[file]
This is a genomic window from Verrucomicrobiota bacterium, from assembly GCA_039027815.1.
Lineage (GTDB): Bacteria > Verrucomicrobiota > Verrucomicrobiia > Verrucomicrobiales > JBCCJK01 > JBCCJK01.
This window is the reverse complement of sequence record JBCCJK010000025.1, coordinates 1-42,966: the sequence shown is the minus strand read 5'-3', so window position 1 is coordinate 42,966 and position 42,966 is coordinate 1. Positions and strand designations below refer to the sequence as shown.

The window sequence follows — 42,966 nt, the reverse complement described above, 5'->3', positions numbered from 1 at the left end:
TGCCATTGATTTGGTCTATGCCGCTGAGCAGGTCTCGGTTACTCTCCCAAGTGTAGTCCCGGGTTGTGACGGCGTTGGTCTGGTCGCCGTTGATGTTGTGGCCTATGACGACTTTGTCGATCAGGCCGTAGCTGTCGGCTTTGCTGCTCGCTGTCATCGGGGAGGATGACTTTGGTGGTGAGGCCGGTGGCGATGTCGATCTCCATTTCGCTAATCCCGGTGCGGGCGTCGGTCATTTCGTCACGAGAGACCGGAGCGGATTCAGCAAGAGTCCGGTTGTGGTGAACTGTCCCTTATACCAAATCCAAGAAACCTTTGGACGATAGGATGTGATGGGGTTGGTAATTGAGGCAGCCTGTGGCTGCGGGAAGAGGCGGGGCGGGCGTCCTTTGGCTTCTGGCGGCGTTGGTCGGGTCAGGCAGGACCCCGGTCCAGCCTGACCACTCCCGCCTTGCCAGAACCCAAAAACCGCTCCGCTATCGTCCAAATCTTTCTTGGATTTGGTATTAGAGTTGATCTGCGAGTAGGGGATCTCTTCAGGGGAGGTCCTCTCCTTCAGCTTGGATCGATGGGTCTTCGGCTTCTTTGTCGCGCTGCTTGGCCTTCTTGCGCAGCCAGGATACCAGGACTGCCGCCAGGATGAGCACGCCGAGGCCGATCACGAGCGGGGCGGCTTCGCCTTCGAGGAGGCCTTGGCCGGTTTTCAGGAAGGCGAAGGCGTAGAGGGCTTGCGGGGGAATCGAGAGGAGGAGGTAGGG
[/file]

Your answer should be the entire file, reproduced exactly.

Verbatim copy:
This is a genomic window from Verrucomicrobiota bacterium, from assembly GCA_039027815.1.
Lineage (GTDB): Bacteria > Verrucomicrobiota > Verrucomicrobiia > Verrucomicrobiales > JBCCJK01 > JBCCJK01.
This window is the reverse complement of sequence record JBCCJK010000025.1, coordinates 1-42,966: the sequence shown is the minus strand read 5'-3', so window position 1 is coordinate 42,966 and position 42,966 is coordinate 1. Positions and strand designations below refer to the sequence as shown.

The window sequence follows — 42,966 nt, the reverse complement described above, 5'->3', positions numbered from 1 at the left end:
TGCCATTGATTTGGTCTATGCCGCTGAGCAGGTCTCGGTTACTCTCCCAAGTGTAGTCCCGGGTTGTGACGGCGTTGGTCTGGTCGCCGTTGATGTTGTGGCCTATGACGACTTTGTCGATCAGGCCGTAGCTGTCGGCTTTGCTGCTCGCTGTCATCGGGGAGGATGACTTTGGTGGTGAGGCCGGTGGCGATGTCGATCTCCATTTCGCTAATCCCGGTGCGGGCGTCGGTCATTTCGTCACGAGAGACCGGAGCGGATTCAGCAAGAGTCCGGTTGTGGTGAACTGTCCCTTATACCAAATCCAAGAAACCTTTGGACGATAGGATGTGATGGGGTTGGTAATTGAGGCAGCCTGTGGCTGCGGGAAGAGGCGGGGCGGGCGTCCTTTGGCTTCTGGCGGCGTTGGTCGGGTCAGGCAGGACCCCGGTCCAGCCTGACCACTCCCGCCTTGCCAGAACCCAAAAACCGCTCCGCTATCGTCCAAATCTTTCTTGGATTTGGTATTAGAGTTGATCTGCGAGTAGGGGATCTCTTCAGGGGAGGTCCTCTCCTTCAGCTTGGATCGATGGGTCTTCGGCTTCTTTGTCGCGCTGCTTGGCCTTCTTGCGCAGCCAGGATACCAGGACTGCCGCCAGGATGAGCACGCCGAGGCCGATCACGAGCGGGGCGGCTTCGCCTTCGAGGAGGCCTTGGCCGGTTTTCAGGAAGGCGAAGGCGTAGAGGGCTTGCGGGGGAATCGAGAGGAGGAGGTAGGG